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Adaptogens explained

Adaptogens are non-toxic plants (herbs and roots) which can help the body resist physical, chemical or biological stressors. Chinese and Ayurvedic healing traditions have used these herbs and roots for centuries, and they’re having a revival. Turmeric is probably the most popular food adaptogen.

An adaptogen must have four ‘Ns’: 

  • Normalising; balancing energy and stress.
  • Nonspecific; acting on multiple parts of the body.
  • Nourishing 
  • Non-toxic; safe when used over extended periods.

The Soviet scientist-toxicologist Nikolai Lazarev introduced the concept of “adaptogens” based on Hans Selye’s theory of stress and general adaptation syndrome. Studies were first published in Soviet Union WWII military journals, and the use of herbal and medicinal plants to aid stamina and survival in harmful environments was further developed during the 1950s.


Adaptogen and The European Medicines Agency,

In 2008 the European Medicines Agency reviewed the evidence, while there are decades of non-humans studies looking at the potential of adaptogens, according to the European Medicines Agency, most of the pre-1980’s research had serious methodological flaws. They concluded, “the principle of an adaptogenic action needs further clarification”, and that in pharmacological and clinical terminology the term adaptogen “is not accepted or commonly used in the EU”.  

In 1998 following over fifty years of further investigation and revisiting Lazarev’s life’s work, the American Food and Drug Administration (FDA) defined an adaptogen as a “new” metabolic regulator stating; “that they have proven it to help in the adaptation and prevention of environmental harms”.


How they work (no science)

When faced with a real or perceived stressor, our bodies go through a three-stage response: alarm, resistance, and exhaustion, known as general adaptation syndrome (GAS). The concept is that adaptogens help us stay in the resistance phase longer, working like a dimmer switch to normalise body imbalances. When the world is too bright, noisy and stressy; they dial things down, so we feel less irritated and more in control. When things are too sluggish or quiet, they ramp things up to give us a boost.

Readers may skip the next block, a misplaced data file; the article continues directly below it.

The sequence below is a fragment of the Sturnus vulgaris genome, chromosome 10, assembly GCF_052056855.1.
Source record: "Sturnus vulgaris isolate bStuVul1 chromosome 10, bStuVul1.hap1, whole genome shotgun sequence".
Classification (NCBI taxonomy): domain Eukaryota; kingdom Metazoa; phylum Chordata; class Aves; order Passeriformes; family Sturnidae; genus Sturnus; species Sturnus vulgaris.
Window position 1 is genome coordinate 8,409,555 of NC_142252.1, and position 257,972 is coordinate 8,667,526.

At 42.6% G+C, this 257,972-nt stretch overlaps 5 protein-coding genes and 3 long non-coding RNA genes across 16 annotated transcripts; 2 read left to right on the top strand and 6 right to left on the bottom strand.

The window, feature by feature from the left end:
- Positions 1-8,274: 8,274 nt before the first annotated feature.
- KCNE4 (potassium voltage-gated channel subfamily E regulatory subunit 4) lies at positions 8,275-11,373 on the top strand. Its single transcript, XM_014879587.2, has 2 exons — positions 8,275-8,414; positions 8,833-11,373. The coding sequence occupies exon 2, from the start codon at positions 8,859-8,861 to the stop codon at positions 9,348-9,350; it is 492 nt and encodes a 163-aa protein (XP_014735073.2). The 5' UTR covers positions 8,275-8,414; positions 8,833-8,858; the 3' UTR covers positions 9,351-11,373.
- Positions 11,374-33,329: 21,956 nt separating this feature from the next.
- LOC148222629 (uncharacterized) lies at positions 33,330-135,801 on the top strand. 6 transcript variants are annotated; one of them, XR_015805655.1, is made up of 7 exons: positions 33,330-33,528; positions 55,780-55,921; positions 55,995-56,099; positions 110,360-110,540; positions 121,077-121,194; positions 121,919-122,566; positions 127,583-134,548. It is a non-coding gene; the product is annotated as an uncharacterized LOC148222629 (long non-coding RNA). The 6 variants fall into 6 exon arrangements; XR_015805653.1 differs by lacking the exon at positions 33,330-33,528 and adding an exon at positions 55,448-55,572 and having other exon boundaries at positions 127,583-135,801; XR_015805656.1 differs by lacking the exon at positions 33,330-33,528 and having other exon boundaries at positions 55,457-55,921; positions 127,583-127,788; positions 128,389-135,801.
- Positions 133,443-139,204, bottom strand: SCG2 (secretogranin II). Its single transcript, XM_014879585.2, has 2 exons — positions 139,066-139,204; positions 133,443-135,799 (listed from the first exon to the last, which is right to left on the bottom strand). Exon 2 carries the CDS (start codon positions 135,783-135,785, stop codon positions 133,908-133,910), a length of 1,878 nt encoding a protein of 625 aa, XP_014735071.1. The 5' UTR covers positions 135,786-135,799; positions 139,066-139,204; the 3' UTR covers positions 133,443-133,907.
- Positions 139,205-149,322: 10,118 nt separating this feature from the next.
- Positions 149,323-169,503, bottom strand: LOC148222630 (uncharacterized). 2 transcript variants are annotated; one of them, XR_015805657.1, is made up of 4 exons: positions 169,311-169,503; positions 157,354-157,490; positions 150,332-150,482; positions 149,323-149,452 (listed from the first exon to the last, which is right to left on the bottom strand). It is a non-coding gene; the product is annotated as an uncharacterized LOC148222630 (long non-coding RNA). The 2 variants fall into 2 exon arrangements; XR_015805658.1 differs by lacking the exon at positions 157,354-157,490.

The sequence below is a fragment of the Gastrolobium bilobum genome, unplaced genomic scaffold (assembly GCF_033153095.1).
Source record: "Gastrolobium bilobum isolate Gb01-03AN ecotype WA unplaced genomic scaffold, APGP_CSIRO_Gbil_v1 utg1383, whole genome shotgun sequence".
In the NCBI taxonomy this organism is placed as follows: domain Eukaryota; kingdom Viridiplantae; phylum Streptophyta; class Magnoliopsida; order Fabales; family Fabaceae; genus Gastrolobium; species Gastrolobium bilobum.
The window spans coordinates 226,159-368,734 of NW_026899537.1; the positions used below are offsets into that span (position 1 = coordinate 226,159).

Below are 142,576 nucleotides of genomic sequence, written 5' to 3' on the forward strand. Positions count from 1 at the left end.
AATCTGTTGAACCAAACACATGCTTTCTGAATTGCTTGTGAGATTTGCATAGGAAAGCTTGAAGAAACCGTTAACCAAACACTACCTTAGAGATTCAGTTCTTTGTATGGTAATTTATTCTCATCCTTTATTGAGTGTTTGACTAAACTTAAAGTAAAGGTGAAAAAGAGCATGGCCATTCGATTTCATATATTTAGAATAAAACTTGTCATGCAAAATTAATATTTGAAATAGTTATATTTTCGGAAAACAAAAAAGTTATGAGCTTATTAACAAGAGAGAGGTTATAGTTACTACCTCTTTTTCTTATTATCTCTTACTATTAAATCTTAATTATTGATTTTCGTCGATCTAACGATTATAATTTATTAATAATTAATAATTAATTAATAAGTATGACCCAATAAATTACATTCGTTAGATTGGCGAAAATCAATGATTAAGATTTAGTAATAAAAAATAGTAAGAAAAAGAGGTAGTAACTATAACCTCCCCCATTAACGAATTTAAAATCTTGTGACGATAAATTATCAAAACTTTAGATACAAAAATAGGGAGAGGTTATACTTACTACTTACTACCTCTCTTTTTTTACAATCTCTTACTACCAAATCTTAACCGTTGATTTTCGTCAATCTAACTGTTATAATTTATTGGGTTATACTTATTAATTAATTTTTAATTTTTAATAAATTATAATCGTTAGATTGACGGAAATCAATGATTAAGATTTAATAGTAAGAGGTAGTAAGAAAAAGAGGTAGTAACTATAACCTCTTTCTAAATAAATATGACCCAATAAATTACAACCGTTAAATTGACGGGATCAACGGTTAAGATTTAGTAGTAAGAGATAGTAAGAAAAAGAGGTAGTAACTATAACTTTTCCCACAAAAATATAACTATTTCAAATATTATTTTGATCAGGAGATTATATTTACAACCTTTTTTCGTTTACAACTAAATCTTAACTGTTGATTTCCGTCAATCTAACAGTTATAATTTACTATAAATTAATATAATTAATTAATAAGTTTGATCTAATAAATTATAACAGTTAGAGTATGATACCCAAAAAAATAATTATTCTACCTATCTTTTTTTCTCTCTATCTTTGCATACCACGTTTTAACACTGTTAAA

There are many natural adaptogens, each with a different effect on the body. I have written about two popular ones, ashwagandha, and turmeric. Which you choose will depend on many factors; personal preference, gender, stage of life and your desired results.


Options

  • Ginseng; Siberian, Panax aka Asian or Korean ginseng. 
  • Ashwagandha 
  • Turmeric 
  • Rhodiola Rosea 
  • Liquorice root 
  • Magnolia berry 
  • Holy basil / Tulsi 
  • Reishi mushrooms
  • Maca root

Unless otherwise advised, a combined formulation is usually the best way forward. Often labelled as ‘stress support’, these typically contain Ginseng, Ashwagandha, and Rhodiola. They take 2 -3 weeks to become effective, the recommendation is a 12-week course followed by a break.


Precautions

As always, please discuss taking any new supplements with your GP or qualified health professional before you start, some can interact with prescription medications and may not be suitable for some people.


Summary

While taking an adaptogen may be beneficial, as part of a multifactorial approach to wellbeing. They won’t solve all stress-related concerns unless combined with lifestyle changes.

Next time: Ashwagandha, the wonder herb?

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